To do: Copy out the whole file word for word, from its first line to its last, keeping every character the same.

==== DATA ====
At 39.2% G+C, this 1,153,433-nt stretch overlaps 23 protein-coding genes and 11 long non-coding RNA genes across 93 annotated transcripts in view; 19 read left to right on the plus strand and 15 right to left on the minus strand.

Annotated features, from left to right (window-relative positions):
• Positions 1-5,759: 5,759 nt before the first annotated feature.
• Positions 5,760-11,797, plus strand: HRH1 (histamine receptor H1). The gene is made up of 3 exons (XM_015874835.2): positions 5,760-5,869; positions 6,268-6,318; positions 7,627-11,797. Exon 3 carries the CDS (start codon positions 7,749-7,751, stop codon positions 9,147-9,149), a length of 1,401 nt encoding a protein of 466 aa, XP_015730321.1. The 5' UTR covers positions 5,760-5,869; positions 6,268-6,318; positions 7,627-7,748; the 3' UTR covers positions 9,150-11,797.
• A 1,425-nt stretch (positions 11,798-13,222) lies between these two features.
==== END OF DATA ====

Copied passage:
At 39.2% G+C, this 1,153,433-nt stretch overlaps 23 protein-coding genes and 11 long non-coding RNA genes across 93 annotated transcripts in view; 19 read left to right on the plus strand and 15 right to left on the minus strand.

Annotated features, from left to right (window-relative positions):
• Positions 1-5,759: 5,759 nt before the first annotated feature.
• Positions 5,760-11,797, plus strand: HRH1 (histamine receptor H1). The gene is made up of 3 exons (XM_015874835.2): positions 5,760-5,869; positions 6,268-6,318; positions 7,627-11,797. Exon 3 carries the CDS (start codon positions 7,749-7,751, stop codon positions 9,147-9,149), a length of 1,401 nt encoding a protein of 466 aa, XP_015730321.1. The 5' UTR covers positions 5,760-5,869; positions 6,268-6,318; positions 7,627-7,748; the 3' UTR covers positions 9,150-11,797.
• A 1,425-nt stretch (positions 11,798-13,222) lies between these two features.